Earnest '42' Buffs Up A Golden Baseball Moment
This Monday, every player in Major League Baseball will wear the same number on his jersey: 42, which was Jackie Robinson's number when, in 1947, he became the first black player in the majors, playing first base for the Brooklyn Dodgers.
Today, baseball celebrates April 15 as Jackie Robinson Day. But 66 years ago, not everyone saw his hiring as cause for celebration — and the earnestly grandiose biopic 42 means to illuminate that history-making moment, in which racial vitriol met its match in a ballplayer who let his talent do the talking.
Not without a struggle, of course. When Dodgers General Manager Branch Rickey (Harrison Ford, in a pitcher's mound worth of makeup) tells a promising Negro League shortstop (Chadwick Boseman) that he's hoping to hire him to play at Ebbets Field, he does not make shattering an eight-decade tradition of segregated baseball sound like it'll be a walk in the park.
"People aren't going to like this," Rickey growls at the rookie by way of urging him not to take the bait when he gets baited. Better, says the GM: He should turn the other cheek and win by playing great ball.
The 26-year-old Robinson wants clarification — "You want a player who hasn't got the guts to fight back?" — and gets it in almost the same words the real Jackie Robinson got when he played himself in the 1950 drama The Jackie Robinson Story: "No, I want a player who has the guts not to fight back."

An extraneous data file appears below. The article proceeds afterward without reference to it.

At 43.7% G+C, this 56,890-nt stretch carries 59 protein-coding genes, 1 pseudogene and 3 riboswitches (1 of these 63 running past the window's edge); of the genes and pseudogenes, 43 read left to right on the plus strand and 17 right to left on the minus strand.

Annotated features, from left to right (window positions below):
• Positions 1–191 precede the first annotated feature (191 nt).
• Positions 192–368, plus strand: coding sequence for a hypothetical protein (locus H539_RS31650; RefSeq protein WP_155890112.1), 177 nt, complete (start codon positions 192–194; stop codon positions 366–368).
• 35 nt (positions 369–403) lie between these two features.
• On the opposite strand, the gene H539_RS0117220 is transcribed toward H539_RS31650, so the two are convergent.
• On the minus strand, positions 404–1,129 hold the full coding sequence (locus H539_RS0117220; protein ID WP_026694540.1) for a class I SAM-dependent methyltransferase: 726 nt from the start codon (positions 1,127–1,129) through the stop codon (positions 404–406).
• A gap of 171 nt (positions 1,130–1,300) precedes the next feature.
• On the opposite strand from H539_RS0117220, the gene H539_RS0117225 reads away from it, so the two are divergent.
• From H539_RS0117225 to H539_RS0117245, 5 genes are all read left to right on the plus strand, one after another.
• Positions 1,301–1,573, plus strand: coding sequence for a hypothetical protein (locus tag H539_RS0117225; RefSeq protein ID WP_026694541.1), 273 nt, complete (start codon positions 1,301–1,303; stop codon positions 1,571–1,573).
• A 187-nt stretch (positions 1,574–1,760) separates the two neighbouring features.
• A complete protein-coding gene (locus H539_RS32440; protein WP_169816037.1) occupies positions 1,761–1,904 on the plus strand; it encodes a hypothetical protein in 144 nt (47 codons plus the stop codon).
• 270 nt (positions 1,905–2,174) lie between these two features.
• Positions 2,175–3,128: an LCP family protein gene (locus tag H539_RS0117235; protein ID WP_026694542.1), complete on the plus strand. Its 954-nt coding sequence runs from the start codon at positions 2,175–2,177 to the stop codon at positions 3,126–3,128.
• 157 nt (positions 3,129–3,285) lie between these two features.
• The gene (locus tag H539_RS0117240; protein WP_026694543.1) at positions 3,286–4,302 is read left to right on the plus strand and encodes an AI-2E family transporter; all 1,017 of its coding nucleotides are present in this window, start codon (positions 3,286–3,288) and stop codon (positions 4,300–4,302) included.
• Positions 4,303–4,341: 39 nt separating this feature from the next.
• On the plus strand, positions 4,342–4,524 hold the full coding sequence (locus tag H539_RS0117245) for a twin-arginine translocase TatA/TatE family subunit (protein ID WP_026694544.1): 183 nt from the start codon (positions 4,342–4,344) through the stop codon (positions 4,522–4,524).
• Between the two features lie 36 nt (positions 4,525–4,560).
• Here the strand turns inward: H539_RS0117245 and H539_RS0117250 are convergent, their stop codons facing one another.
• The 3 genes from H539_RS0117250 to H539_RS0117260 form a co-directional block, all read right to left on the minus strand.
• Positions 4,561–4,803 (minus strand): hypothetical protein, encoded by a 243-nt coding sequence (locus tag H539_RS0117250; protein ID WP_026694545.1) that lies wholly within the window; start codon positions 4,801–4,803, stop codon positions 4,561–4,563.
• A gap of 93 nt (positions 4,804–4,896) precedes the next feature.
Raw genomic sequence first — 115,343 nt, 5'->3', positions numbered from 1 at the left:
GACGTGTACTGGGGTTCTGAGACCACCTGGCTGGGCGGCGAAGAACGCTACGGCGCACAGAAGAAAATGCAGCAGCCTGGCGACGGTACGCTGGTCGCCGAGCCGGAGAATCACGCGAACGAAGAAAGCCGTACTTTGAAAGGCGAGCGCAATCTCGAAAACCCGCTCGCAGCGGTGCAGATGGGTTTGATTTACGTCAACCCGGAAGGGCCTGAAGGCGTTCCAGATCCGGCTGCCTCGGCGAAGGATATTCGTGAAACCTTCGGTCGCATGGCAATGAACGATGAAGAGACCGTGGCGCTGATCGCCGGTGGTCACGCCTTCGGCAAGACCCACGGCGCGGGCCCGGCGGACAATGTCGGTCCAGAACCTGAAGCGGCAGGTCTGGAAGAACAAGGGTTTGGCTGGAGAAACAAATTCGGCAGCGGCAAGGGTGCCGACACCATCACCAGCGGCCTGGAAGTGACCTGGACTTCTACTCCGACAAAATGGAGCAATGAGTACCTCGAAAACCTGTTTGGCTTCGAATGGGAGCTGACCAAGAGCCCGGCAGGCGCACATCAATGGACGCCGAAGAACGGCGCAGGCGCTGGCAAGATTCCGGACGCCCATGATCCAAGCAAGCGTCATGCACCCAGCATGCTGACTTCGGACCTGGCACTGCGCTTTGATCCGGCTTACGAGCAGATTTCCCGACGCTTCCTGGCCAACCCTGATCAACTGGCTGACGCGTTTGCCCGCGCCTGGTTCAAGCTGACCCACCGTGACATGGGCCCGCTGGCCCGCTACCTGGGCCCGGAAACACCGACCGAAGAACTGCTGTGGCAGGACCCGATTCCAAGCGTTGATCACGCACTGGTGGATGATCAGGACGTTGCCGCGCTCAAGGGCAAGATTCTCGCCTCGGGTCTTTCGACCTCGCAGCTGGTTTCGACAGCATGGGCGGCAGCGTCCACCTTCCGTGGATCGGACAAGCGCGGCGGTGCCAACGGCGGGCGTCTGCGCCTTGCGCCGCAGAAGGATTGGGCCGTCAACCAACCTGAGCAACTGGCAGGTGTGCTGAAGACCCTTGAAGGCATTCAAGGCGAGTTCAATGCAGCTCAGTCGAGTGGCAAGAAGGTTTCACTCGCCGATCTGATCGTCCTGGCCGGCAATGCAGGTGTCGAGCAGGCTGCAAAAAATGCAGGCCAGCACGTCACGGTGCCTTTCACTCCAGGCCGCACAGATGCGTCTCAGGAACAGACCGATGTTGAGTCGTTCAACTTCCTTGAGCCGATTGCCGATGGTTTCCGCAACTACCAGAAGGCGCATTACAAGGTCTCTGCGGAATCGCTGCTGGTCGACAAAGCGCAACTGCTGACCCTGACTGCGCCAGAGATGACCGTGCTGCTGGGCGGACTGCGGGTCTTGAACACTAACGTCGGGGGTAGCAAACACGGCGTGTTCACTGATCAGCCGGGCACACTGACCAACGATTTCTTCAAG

That took a lot of guts, what with death threats, jeers from the stands, resistance from white teammates and baseball executives determined to bar him from their parks. Writer-director Brian Helgeland lays out the history in bold, clear strokes, with little nuance but lots of atmosphere.
It helps that this was an era when color commentary was still colorful; here, much of it is provided by John C. McGinley, doing what longtime Morning Edition listeners will recognize as a fine Red Barber impression.
Under Barber's watchful gaze, Robinson endures injuries, racial slurs and viciousness, all of it on one side. And all of that will build sympathy for the talented rookie, growls Rickey at one point, in a line that sounds like Helgeland explaining how his movie works.
And sure enough, the writer-director never lets Boseman play Robinson for anything other than saintly nobility, and if that's not inherently interesting, it would still be hard to watch 42 without feeling protective of its hero as prejudice spews so openly.
Or without being heartened when other characters "evolve," as it were: Kentucky boy Pee Wee Reese, for instance, throwing his arm supportively around Robinson's shoulder and standing with him at midfield as a Cincinnati crowd jeers (a real-life incident), making a case for being on the right side of history.
As he's doing that, you'll hear the score doing plenty of heavy lifting, putting a sort of musical halo around Robinson's every move. Definite overkill — gilding the lily, though it's all but irresistible. As is the tug of 42, a profile in real-life courage that would be stronger as a movie if it weren't quite so intent on underlining teachable moments.
"Maybe tomorrow," says Reese, "we'll all wear 42, so they won't tell us apart."
Shameless, sure. But effective.